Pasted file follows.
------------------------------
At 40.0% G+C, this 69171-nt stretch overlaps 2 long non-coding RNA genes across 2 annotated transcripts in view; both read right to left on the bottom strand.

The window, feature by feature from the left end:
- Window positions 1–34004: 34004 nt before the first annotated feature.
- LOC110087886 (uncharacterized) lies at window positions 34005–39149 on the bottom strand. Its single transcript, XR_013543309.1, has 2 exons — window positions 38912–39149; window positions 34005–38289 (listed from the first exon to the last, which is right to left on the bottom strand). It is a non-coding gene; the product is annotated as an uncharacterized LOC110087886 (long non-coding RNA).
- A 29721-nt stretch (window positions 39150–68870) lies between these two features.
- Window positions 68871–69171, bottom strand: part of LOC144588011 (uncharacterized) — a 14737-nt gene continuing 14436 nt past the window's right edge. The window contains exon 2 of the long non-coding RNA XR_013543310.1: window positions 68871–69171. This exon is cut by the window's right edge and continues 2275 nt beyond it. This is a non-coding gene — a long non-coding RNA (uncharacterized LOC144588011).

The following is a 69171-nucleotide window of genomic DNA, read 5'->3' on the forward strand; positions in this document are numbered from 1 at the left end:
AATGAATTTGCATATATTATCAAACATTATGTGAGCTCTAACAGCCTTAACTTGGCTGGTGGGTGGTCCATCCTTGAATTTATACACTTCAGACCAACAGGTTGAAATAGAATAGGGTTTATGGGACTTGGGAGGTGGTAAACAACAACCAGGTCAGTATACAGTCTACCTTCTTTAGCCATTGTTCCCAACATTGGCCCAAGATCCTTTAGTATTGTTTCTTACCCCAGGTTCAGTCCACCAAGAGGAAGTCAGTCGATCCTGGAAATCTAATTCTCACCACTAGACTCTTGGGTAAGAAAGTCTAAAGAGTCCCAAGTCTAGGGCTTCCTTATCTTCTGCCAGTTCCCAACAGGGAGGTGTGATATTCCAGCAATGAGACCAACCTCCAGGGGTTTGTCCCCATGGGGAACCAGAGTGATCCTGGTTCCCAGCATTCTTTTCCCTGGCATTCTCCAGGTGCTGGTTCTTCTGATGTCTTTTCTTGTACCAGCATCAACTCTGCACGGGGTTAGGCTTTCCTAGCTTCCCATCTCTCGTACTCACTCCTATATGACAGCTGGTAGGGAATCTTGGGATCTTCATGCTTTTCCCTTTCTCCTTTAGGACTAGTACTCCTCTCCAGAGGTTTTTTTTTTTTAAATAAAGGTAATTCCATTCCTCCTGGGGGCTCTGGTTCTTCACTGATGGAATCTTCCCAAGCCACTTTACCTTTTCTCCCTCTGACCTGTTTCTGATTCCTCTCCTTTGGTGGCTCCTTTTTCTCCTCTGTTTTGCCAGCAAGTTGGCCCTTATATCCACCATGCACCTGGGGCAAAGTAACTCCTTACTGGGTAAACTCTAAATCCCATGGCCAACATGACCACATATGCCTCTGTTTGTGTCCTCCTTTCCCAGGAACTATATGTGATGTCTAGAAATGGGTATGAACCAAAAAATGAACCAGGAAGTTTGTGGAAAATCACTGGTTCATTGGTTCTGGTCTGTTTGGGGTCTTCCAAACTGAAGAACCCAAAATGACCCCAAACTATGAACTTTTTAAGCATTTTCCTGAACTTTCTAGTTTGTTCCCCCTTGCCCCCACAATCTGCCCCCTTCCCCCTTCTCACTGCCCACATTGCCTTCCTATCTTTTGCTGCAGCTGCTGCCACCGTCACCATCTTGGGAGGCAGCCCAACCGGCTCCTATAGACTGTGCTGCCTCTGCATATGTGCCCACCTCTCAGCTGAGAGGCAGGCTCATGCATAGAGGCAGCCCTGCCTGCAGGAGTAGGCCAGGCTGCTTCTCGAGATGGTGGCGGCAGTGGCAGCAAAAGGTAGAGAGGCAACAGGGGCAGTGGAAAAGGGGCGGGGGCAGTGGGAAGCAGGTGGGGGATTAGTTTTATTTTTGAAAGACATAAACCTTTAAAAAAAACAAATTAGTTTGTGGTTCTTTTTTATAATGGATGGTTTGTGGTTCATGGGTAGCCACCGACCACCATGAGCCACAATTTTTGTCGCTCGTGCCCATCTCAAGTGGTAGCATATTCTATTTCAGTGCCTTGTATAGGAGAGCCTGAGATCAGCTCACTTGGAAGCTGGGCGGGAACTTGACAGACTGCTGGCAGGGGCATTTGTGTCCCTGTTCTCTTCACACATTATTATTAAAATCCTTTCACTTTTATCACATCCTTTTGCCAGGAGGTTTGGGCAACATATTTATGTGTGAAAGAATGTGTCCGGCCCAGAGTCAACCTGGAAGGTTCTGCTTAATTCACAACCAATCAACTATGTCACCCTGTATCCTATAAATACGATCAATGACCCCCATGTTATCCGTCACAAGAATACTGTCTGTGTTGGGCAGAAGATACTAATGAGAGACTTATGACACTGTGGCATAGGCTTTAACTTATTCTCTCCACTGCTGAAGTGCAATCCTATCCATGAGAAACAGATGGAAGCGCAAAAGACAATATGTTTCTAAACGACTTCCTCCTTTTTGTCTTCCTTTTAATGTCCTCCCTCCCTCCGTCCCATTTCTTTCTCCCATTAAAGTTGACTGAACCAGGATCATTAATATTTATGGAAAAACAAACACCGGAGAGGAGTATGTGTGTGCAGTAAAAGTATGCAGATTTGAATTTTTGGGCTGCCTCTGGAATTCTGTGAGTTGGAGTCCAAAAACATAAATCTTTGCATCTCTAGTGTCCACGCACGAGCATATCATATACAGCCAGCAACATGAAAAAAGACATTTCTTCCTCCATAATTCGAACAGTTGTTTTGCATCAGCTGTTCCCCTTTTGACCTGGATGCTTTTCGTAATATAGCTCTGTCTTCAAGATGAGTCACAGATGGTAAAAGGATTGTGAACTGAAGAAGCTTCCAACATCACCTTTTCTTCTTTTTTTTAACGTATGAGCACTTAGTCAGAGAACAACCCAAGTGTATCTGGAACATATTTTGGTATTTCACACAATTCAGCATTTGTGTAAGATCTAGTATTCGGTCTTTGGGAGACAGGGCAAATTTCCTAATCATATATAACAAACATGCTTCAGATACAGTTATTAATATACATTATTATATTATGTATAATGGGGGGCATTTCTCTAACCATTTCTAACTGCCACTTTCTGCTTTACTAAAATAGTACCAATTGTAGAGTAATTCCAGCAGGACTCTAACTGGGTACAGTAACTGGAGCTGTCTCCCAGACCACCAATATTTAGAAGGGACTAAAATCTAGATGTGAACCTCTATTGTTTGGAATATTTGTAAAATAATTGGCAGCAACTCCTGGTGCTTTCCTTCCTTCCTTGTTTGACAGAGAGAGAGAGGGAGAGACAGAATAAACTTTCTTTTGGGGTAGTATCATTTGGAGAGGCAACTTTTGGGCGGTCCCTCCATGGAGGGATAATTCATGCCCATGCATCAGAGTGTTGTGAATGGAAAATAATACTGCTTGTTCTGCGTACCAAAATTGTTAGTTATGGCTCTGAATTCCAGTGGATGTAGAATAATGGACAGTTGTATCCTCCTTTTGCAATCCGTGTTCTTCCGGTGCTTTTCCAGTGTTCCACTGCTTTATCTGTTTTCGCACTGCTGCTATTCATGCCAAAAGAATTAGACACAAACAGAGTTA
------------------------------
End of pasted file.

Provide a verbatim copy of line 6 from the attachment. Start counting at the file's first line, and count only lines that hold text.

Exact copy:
- Window positions 68871–69171, bottom strand: part of LOC144588011 (uncharacterized) — a 14737-nt gene continuing 14436 nt past the window's right edge. The window contains exon 2 of the long non-coding RNA XR_013543310.1: window positions 68871–69171. This exon is cut by the window's right edge and continues 2275 nt beyond it. This is a non-coding gene — a long non-coding RNA (uncharacterized LOC144588011).